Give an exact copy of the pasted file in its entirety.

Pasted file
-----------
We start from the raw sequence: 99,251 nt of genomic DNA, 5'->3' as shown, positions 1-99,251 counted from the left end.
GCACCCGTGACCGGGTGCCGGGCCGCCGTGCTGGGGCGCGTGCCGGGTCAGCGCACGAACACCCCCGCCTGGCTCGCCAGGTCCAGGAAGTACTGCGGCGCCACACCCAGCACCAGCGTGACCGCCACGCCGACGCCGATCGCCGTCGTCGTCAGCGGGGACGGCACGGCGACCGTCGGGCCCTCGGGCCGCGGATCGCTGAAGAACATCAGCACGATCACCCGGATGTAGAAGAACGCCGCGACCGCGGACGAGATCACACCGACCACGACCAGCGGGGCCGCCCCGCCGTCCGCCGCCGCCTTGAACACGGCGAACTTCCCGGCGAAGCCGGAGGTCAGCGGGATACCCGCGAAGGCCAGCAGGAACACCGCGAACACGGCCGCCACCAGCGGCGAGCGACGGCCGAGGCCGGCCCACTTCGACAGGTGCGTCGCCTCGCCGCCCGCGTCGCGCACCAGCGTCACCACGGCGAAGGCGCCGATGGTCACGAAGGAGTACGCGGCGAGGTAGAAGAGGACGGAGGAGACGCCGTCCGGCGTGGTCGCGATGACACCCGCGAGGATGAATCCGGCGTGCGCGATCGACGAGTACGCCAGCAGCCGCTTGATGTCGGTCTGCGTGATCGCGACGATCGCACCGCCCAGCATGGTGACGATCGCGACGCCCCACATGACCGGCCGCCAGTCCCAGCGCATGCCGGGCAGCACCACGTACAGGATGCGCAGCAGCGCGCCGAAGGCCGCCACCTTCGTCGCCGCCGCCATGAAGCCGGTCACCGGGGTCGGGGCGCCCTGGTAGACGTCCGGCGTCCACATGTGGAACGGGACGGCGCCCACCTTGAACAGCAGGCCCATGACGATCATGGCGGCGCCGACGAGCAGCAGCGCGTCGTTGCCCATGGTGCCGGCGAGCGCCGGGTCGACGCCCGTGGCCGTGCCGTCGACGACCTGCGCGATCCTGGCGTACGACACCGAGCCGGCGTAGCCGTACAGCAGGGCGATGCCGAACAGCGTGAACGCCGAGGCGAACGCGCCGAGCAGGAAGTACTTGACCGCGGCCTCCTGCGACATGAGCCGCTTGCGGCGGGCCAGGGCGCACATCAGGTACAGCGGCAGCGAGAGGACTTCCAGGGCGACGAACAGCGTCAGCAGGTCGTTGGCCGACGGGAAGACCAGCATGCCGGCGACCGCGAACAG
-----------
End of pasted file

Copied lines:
We start from the raw sequence: 99,251 nt of genomic DNA, 5'->3' as shown, positions 1-99,251 counted from the left end.
GCACCCGTGACCGGGTGCCGGGCCGCCGTGCTGGGGCGCGTGCCGGGTCAGCGCACGAACACCCCCGCCTGGCTCGCCAGGTCCAGGAAGTACTGCGGCGCCACACCCAGCACCAGCGTGACCGCCACGCCGACGCCGATCGCCGTCGTCGTCAGCGGGGACGGCACGGCGACCGTCGGGCCCTCGGGCCGCGGATCGCTGAAGAACATCAGCACGATCACCCGGATGTAGAAGAACGCCGCGACCGCGGACGAGATCACACCGACCACGACCAGCGGGGCCGCCCCGCCGTCCGCCGCCGCCTTGAACACGGCGAACTTCCCGGCGAAGCCGGAGGTCAGCGGGATACCCGCGAAGGCCAGCAGGAACACCGCGAACACGGCCGCCACCAGCGGCGAGCGACGGCCGAGGCCGGCCCACTTCGACAGGTGCGTCGCCTCGCCGCCCGCGTCGCGCACCAGCGTCACCACGGCGAAGGCGCCGATGGTCACGAAGGAGTACGCGGCGAGGTAGAAGAGGACGGAGGAGACGCCGTCCGGCGTGGTCGCGATGACACCCGCGAGGATGAATCCGGCGTGCGCGATCGACGAGTACGCCAGCAGCCGCTTGATGTCGGTCTGCGTGATCGCGACGATCGCACCGCCCAGCATGGTGACGATCGCGACGCCCCACATGACCGGCCGCCAGTCCCAGCGCATGCCGGGCAGCACCACGTACAGGATGCGCAGCAGCGCGCCGAAGGCCGCCACCTTCGTCGCCGCCGCCATGAAGCCGGTCACCGGGGTCGGGGCGCCCTGGTAGACGTCCGGCGTCCACATGTGGAACGGGACGGCGCCCACCTTGAACAGCAGGCCCATGACGATCATGGCGGCGCCGACGAGCAGCAGCGCGTCGTTGCCCATGGTGCCGGCGAGCGCCGGGTCGACGCCCGTGGCCGTGCCGTCGACGACCTGCGCGATCCTGGCGTACGACACCGAGCCGGCGTAGCCGTACAGCAGGGCGATGCCGAACAGCGTGAACGCCGAGGCGAACGCGCCGAGCAGGAAGTACTTGACCGCGGCCTCCTGCGACATGAGCCGCTTGCGGCGGGCCAGGGCGCACATCAGGTACAGCGGCAGCGAGAGGACTTCCAGGGCGACGAACAGCGTCAGCAGGTCGTTGGCCGACGGGAAGACCAGCATGCCGGCGACCGCGAACAG